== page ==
Sunday, June 29, 2014

Bless you

Jesus in Galilee Matthew 4:12-5:12

"the people who sat in darkness
    have seen a great light"

Herod has John the Baptizer arrested.
Jesus hears about this and splits for Galilee.
He settles in a lakeside town and teaches his message, which was John the Baptizer's message, "Repent, for the kingdom of heaven is close at hand," and begins to organize.
He approaches two men casting nets and two other men mending nets and says come I'll make you networkers for the gospel.
Jesus went around Galilee, teaching about the community (as some prefer to call it) of heaven and healing people. Crowds gathered to be cured of demon possession, epilepsy, and paralysis, and his reputation as a healer spread beyond Galilee to "the Decapolis, Jerusalem, Judaea and Transjordania" and people came from those places to be healed.

Matthew's gospel is a documentary composed of documents from various sources which were edited in a particular form to present to the community that grew out of this movement Jesus started by the Sea of Galilee. It is instructive to read Mark's narrative to see where Matthew makes his cuts, and where he pastes discourses attributed to Jesus. Since Matthew and Luke used the same sayings of Jesus, scholars write of a hypothetical document that consisted entirely of Jesus' oral doctrine and anything they remembered him saying.

Mark's storytelling more dramatically shows the appearance of an opposition among certain powerful groups and portays the Pharisees as collaborators with Herod against Jesus, but at this point in Matthew the Pharisees have not yet started to troll Jesus. John is in prison and Jesus is a superstar. Matthew cuts to Jesus performing on a hilltop, speaking to the disciples gathered around him.

What is he saying? 
Blessed are the poor in spirit? What if someone led a movement today and his message was, Blessed are the schizophrenics who live on the streets of the cities? Blessed are the elderly who are waiting to die in rehab centers, blessed are those who are so sick we can't stand to look at them? Blessed are those locked in prisons and forgotten? Blessed are the collateral damage to surgical military strikes? Blessed are the peacemakers who show up to every anti-war protest for every war and know its all hopeless, but will somehow feel guilty if they don't don't march and chant and circulate petitions? Blessed are those who hunger and thirst after justice and know that the ruling class will never let it happen?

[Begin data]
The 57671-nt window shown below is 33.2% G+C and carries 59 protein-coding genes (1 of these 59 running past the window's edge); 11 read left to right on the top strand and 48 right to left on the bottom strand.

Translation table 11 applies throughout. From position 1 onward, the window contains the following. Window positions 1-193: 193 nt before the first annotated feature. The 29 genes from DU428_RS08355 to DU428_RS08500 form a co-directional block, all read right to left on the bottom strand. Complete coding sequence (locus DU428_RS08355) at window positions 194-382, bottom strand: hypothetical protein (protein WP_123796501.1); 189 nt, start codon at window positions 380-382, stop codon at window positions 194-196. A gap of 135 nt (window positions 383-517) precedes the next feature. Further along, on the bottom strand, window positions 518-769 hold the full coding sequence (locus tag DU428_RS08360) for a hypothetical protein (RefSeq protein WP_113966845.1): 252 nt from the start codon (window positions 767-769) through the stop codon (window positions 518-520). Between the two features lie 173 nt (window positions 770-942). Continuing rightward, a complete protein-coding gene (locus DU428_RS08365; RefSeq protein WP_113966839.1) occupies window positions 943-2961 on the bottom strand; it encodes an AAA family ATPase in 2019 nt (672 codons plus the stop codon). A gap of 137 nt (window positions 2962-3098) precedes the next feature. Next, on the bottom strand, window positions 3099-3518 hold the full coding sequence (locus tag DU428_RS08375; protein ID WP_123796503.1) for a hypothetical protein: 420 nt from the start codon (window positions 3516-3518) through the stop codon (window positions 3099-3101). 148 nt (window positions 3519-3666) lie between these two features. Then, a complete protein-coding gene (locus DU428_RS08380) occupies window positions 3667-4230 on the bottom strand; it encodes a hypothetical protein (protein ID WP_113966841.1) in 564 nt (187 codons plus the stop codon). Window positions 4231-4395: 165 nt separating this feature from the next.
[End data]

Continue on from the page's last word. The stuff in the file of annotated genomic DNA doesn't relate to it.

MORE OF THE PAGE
What is this "blessing"?

“Obamacare’s ‘good news’ applies only to the poor," some conservative columnist recently wrote. Jesus' good news was also aimed at the poor because they would benefit from the change that was coming. For me, "the Pharisees" represented the conservative religious type who insisted on a doctrinal purity based on a literal reading of ancient texts, who taught that poverty and illness were punishment for sin, and who prevented rational universal healthcare from coming about, and who sold out to the gods of the military industrial complex. As a young christian leftist I considered the Moral Majority televangelists to be the new Pharisees. Not a perfect analogy, but not a bad metaphor. In the gospels, the Pharisees are ultra-conservative scholars of the law who are so intransigent they condemn miraculous healing as demonic, or a violation of the Sabbath. 
If we translate "community or kingdom of heaven" to mean a possible world, a just society, an approximate utopia, and imagine how this could look, we don't want to design a healthcare system based on faith healing. Whatever Jesus was doing that inspired stories of miraculous healing, how does that help us now? 
I also want to know if the gospel writers were being fair to the Pharisees. 

within a budding grove

ink on canvas board 10' X 5'

Sunday, June 22, 2014

Sunday School 6/22

                                    River baptism performed by my father in Florida in 1980.

Today's reading from Matthew:
Baptism and temptation of Jesus